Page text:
Higher Education

, Volume 61, Issue 3, pp 261–275

Differentiation and social selectivity in German higher education


DOI: 10.1007/s10734-010-9376-9

Cite this article as:
Schindler, S. & Reimer, D. High Educ (2011) 61: 261. doi:10.1007/s10734-010-9376-9


In this paper we investigate social selectivity in access to higher education in Germany and, unlike most previous studies, explicitly devote attention to semi-tertiary institutions such as the so-called universities of cooperative education. Drawing on rational choice models of educational decisions we seek to understand which factors influence upper secondary graduates from different social backgrounds in their choices of diverse tertiary institutions in Germany. We find that scholastic performance, expected job security, study duration, monetary costs and preferences for study content considerably contribute to the creation of socially selective choice patterns of post-secondary careers. The characteristics of semi-tertiary institutions—such as universities of cooperative education that combine firm-based training with tertiary education—constitute a potential alternative that could reduce inequities in access to higher learning.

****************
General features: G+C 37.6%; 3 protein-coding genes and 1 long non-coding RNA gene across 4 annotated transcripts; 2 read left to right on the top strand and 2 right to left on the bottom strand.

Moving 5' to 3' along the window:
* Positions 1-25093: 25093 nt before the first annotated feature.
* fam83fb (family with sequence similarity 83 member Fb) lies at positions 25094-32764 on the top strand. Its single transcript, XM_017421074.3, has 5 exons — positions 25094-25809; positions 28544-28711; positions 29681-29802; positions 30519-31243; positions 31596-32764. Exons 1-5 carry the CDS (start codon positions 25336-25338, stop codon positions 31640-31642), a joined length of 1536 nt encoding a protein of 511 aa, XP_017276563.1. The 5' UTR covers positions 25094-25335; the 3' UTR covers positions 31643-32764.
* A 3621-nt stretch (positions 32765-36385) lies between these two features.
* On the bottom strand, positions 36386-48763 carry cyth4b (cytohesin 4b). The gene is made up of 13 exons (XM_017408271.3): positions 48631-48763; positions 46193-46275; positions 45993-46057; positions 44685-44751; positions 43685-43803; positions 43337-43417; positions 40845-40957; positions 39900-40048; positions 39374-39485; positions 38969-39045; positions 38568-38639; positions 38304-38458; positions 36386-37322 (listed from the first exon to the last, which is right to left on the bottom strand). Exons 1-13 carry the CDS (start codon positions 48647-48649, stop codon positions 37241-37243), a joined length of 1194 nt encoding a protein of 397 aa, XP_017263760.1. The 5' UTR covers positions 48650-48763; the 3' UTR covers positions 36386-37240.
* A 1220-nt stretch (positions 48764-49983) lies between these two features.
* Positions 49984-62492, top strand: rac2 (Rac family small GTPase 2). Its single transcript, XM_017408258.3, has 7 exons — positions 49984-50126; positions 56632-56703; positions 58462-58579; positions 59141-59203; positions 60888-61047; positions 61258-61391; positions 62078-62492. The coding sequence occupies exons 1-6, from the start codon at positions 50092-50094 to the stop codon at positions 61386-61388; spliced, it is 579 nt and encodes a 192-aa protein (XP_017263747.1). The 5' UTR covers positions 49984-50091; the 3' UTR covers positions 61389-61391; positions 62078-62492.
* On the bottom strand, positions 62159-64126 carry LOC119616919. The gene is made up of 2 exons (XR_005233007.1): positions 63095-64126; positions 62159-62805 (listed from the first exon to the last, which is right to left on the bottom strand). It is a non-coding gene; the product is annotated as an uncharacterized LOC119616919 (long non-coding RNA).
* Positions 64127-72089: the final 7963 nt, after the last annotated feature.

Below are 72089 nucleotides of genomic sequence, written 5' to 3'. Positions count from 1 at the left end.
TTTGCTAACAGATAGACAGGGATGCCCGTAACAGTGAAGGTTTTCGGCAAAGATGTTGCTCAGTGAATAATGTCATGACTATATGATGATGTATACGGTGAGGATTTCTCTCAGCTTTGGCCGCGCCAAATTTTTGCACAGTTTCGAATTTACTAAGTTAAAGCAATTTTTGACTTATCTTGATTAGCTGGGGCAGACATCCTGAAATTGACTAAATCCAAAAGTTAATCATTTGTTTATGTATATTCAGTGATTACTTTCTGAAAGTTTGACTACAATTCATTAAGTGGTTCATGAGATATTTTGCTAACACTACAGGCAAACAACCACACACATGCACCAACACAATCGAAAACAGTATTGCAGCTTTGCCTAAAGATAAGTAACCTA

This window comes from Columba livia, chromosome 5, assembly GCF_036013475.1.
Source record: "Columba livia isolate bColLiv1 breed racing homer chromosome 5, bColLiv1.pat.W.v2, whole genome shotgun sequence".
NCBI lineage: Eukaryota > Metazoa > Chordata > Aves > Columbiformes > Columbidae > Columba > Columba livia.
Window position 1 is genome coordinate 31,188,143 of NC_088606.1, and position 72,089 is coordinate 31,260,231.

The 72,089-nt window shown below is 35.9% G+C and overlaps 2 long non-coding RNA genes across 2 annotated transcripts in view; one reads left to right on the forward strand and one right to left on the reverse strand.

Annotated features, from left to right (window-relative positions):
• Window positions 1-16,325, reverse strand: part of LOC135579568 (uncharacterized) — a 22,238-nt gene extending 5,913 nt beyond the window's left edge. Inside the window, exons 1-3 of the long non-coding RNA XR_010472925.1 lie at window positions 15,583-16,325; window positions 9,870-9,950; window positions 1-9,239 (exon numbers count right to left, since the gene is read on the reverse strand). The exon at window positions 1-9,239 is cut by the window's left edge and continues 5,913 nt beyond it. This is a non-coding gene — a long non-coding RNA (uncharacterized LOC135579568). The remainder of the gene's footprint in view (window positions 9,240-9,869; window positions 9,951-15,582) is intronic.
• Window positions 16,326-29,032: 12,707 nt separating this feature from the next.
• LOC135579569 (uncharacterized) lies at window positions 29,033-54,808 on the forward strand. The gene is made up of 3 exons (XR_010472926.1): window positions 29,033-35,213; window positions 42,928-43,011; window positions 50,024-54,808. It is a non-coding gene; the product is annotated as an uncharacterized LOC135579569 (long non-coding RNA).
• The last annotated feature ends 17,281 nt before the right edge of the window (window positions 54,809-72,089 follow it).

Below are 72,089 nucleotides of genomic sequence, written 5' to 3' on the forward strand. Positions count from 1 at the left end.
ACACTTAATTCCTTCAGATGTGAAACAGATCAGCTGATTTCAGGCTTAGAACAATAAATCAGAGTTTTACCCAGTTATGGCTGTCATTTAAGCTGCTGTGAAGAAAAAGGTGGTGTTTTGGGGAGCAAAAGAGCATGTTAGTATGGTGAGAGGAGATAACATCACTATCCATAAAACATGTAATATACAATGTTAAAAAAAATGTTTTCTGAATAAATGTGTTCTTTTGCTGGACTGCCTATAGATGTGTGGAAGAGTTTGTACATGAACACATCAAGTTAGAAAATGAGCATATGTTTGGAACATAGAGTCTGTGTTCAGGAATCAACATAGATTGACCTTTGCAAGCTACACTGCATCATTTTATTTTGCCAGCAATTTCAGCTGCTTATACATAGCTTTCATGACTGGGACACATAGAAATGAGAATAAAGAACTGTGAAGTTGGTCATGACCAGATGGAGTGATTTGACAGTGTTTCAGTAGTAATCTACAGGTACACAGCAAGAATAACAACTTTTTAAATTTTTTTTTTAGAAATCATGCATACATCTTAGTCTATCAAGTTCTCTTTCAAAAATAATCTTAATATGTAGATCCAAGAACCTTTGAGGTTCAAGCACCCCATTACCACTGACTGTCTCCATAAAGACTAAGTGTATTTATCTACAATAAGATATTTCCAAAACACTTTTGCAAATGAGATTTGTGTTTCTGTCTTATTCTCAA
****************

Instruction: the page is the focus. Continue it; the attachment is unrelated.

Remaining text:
Higher education Differentiation Social inequality Social class 

Copyright information

© Springer Science+Business Media B.V. 2010

Authors and Affiliations

  1. 1.University of Mannheim, Mannheim Centre for European Social Research (MZES)MannheimGermany
  2. 2.Aarhus University, School of EducationCopenhagenDenmark

Personalised recommendations